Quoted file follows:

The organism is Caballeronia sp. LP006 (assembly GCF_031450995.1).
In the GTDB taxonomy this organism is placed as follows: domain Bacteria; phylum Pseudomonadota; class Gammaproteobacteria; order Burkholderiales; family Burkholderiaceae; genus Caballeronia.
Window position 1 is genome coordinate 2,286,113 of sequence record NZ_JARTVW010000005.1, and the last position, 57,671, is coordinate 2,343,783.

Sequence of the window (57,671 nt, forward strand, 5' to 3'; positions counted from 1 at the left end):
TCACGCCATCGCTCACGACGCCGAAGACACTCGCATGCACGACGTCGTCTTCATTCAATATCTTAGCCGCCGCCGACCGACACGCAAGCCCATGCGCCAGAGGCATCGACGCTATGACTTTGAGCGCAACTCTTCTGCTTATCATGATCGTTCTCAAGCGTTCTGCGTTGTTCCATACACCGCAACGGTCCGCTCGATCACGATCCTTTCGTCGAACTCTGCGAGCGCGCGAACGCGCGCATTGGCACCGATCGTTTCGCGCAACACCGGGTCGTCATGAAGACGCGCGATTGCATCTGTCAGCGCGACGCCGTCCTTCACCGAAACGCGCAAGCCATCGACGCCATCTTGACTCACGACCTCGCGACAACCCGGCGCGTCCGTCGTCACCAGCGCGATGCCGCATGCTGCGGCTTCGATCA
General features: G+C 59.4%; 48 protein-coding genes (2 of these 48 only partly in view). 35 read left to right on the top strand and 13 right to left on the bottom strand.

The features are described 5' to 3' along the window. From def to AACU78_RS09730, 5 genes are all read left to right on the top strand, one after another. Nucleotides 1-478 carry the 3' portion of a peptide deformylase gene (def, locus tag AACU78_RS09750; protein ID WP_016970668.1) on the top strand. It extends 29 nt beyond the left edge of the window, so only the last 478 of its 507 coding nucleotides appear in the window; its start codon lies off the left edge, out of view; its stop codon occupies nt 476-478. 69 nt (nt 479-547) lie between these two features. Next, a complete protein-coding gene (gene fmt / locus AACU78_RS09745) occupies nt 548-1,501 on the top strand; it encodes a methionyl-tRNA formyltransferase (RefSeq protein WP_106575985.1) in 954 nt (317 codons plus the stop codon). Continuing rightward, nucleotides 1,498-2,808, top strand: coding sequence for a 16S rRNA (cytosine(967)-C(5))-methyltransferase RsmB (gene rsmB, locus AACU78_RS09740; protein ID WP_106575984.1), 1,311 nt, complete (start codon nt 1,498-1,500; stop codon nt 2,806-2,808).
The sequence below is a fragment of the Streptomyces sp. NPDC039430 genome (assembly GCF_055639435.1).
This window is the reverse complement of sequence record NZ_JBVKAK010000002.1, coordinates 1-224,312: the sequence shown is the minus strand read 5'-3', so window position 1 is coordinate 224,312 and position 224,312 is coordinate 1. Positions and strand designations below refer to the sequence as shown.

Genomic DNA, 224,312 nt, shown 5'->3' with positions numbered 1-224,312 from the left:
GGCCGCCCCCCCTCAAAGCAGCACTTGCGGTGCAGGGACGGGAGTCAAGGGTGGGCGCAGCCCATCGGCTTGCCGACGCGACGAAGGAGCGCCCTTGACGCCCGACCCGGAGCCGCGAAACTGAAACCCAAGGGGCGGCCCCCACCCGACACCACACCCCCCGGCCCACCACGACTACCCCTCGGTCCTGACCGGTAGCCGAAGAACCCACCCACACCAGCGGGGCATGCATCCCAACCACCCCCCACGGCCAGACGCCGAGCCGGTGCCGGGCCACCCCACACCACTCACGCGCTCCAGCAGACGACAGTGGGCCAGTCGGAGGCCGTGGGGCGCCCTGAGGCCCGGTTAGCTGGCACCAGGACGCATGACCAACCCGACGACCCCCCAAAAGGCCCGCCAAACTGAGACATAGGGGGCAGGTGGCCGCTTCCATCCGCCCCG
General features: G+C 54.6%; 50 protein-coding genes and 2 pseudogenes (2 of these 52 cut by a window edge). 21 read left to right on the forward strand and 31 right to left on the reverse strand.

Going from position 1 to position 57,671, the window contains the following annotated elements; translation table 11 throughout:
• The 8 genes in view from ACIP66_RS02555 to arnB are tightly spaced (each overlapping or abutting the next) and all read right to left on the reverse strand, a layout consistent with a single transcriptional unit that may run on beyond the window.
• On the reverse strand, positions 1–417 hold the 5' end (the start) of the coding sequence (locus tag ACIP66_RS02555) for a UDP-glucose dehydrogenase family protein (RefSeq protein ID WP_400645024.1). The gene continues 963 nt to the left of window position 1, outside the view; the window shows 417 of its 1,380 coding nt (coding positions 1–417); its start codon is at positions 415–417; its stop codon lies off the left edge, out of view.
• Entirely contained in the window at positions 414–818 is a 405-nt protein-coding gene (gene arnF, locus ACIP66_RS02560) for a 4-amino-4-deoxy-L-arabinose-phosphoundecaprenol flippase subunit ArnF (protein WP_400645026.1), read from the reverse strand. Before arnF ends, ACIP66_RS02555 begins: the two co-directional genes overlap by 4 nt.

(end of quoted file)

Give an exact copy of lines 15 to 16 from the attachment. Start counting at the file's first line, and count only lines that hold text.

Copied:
• On the reverse strand, positions 1–417 hold the 5' end (the start) of the coding sequence (locus tag ACIP66_RS02555) for a UDP-glucose dehydrogenase family protein (RefSeq protein ID WP_400645024.1). The gene continues 963 nt to the left of window position 1, outside the view; the window shows 417 of its 1,380 coding nt (coding positions 1–417); its start codon is at positions 415–417; its stop codon lies off the left edge, out of view.
• Entirely contained in the window at positions 414–818 is a 405-nt protein-coding gene (gene arnF, locus ACIP66_RS02560) for a 4-amino-4-deoxy-L-arabinose-phosphoundecaprenol flippase subunit ArnF (protein WP_400645026.1), read from the reverse strand. Before arnF ends, ACIP66_RS02555 begins: the two co-directional genes overlap by 4 nt.